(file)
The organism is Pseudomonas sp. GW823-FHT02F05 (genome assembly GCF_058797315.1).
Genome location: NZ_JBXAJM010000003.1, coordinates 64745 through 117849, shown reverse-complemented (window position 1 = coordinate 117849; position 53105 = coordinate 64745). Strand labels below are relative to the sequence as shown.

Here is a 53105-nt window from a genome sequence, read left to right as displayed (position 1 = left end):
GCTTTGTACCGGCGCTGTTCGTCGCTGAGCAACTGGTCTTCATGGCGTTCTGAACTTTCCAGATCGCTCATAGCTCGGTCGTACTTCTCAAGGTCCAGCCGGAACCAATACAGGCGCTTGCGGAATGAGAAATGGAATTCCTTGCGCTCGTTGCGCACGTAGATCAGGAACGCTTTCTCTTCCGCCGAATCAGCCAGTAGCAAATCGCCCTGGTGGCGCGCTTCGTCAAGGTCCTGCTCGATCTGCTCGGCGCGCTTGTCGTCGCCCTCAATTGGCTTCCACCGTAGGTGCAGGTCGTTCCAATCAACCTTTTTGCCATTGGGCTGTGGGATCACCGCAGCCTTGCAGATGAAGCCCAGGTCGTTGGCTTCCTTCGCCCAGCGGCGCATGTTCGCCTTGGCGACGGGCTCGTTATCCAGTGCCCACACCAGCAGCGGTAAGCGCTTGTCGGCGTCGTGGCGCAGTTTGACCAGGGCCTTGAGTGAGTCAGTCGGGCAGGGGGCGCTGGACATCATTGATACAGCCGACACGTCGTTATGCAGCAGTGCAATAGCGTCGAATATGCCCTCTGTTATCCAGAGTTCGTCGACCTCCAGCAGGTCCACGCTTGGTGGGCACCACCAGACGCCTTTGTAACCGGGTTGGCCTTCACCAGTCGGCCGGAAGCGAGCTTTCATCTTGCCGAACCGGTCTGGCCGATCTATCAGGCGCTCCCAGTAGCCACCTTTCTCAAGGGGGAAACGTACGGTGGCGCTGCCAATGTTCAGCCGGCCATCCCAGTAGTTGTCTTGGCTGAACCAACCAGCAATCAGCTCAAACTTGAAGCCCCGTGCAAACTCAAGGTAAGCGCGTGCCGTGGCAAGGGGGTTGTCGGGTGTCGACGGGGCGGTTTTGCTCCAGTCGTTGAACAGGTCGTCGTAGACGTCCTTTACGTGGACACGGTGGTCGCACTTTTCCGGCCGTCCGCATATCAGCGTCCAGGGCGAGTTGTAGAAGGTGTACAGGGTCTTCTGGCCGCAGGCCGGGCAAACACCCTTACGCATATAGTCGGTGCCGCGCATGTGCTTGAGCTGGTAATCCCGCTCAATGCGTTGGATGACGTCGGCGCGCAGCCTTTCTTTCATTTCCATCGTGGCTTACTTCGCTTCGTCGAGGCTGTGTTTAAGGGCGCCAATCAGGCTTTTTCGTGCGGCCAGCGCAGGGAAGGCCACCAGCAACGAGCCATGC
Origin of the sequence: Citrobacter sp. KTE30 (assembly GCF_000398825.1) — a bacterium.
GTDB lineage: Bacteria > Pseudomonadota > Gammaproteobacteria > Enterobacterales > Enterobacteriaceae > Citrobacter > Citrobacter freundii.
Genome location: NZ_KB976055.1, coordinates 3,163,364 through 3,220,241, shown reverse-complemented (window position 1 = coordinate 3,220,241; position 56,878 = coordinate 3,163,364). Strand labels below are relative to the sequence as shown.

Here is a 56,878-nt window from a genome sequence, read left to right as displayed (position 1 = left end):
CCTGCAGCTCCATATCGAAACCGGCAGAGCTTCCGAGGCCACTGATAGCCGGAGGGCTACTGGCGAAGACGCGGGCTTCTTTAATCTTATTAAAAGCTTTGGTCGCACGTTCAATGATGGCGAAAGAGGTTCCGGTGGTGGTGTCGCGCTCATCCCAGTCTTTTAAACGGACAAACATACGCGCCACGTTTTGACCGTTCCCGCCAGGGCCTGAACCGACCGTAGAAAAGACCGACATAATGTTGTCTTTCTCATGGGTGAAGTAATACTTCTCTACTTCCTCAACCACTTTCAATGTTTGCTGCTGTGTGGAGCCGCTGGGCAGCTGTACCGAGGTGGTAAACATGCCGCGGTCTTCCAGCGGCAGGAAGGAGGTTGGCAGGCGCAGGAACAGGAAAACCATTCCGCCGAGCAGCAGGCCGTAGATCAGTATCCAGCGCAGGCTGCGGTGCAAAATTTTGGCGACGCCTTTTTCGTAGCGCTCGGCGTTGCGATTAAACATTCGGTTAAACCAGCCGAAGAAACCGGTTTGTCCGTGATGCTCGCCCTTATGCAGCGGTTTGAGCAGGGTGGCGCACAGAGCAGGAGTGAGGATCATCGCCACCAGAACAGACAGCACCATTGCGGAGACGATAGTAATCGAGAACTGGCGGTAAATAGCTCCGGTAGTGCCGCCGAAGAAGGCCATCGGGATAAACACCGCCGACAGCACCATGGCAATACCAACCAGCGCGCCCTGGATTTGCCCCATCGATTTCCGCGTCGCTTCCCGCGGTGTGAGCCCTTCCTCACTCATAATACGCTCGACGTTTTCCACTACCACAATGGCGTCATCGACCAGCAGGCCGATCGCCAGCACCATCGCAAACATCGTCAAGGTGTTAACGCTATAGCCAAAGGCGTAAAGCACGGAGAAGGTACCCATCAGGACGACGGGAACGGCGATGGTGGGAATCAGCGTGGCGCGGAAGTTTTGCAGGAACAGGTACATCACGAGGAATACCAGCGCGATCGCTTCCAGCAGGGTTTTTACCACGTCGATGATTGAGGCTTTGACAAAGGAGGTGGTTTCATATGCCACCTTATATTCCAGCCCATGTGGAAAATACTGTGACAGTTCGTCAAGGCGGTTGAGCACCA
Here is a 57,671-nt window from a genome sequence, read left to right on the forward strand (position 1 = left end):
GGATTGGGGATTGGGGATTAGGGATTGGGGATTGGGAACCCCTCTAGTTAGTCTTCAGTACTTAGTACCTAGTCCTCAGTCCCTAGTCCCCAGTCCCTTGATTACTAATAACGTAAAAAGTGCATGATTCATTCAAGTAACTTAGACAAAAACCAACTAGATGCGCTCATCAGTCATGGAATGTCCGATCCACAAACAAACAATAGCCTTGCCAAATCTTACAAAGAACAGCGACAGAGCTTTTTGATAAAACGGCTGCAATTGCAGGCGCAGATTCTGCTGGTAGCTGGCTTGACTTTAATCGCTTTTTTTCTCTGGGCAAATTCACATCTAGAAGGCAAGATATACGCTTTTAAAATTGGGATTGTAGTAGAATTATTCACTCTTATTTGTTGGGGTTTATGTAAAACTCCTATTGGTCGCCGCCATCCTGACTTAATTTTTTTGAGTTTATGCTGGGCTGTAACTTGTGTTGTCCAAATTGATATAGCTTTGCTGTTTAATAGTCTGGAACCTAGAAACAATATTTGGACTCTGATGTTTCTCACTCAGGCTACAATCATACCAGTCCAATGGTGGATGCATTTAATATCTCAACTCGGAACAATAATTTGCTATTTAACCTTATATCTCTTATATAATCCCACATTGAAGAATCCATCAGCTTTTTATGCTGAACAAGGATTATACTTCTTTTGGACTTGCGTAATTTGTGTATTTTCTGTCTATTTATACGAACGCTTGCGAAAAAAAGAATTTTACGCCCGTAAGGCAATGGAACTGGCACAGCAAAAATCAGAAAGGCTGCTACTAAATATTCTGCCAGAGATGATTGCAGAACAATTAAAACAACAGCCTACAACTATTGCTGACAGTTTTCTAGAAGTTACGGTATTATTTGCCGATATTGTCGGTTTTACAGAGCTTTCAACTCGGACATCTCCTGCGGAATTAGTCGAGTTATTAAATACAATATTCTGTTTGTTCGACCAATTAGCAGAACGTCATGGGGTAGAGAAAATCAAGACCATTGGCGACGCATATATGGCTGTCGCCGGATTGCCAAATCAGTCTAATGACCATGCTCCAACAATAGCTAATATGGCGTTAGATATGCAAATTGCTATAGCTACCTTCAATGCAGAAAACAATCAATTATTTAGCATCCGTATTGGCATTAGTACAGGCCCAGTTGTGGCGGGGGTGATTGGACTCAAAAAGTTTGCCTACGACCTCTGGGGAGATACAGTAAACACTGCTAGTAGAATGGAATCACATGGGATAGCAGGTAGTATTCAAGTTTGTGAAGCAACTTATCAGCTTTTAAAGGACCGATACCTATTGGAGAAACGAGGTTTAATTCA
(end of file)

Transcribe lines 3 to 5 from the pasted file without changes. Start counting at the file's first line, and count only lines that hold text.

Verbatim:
Here is a 53105-nt window from a genome sequence, read left to right as displayed (position 1 = left end):
GCTTTGTACCGGCGCTGTTCGTCGCTGAGCAACTGGTCTTCATGGCGTTCTGAACTTTCCAGATCGCTCATAGCTCGGTCGTACTTCTCAAGGTCCAGCCGGAACCAATACAGGCGCTTGCGGAATGAGAAATGGAATTCCTTGCGCTCGTTGCGCACGTAGATCAGGAACGCTTTCTCTTCCGCCGAATCAGCCAGTAGCAAATCGCCCTGGTGGCGCGCTTCGTCAAGGTCCTGCTCGATCTGCTCGGCGCGCTTGTCGTCGCCCTCAATTGGCTTCCACCGTAGGTGCAGGTCGTTCCAATCAACCTTTTTGCCATTGGGCTGTGGGATCACCGCAGCCTTGCAGATGAAGCCCAGGTCGTTGGCTTCCTTCGCCCAGCGGCGCATGTTCGCCTTGGCGACGGGCTCGTTATCCAGTGCCCACACCAGCAGCGGTAAGCGCTTGTCGGCGTCGTGGCGCAGTTTGACCAGGGCCTTGAGTGAGTCAGTCGGGCAGGGGGCGCTGGACATCATTGATACAGCCGACACGTCGTTATGCAGCAGTGCAATAGCGTCGAATATGCCCTCTGTTATCCAGAGTTCGTCGACCTCCAGCAGGTCCACGCTTGGTGGGCACCACCAGACGCCTTTGTAACCGGGTTGGCCTTCACCAGTCGGCCGGAAGCGAGCTTTCATCTTGCCGAACCGGTCTGGCCGATCTATCAGGCGCTCCCAGTAGCCACCTTTCTCAAGGGGGAAACGTACGGTGGCGCTGCCAATGTTCAGCCGGCCATCCCAGTAGTTGTCTTGGCTGAACCAACCAGCAATCAGCTCAAACTTGAAGCCCCGTGCAAACTCAAGGTAAGCGCGTGCCGTGGCAAGGGGGTTGTCGGGTGTCGACGGGGCGGTTTTGCTCCAGTCGTTGAACAGGTCGTCGTAGACGTCCTTTACGTGGACACGGTGGTCGCACTTTTCCGGCCGTCCGCATATCAGCGTCCAGGGCGAGTTGTAGAAGGTGTACAGGGTCTTCTGGCCGCAGGCCGGGCAAACACCCTTACGCATATAGTCGGTGCCGCGCATGTGCTTGAGCTGGTAATCCCGCTCAATGCGTTGGATGACGTCGGCGCGCAGCCTTTCTTTCATTTCCATCGTGGCTTACTTCGCTTCGTCGAGGCTGTGTTTAAGGGCGCCAATCAGGCTTTTTCGTGCGGCCAGCGCAGGGAAGGCCACCAGCAACGAGCCATGC
Origin of the sequence: Citrobacter sp. KTE30 (assembly GCF_000398825.1) — a bacterium.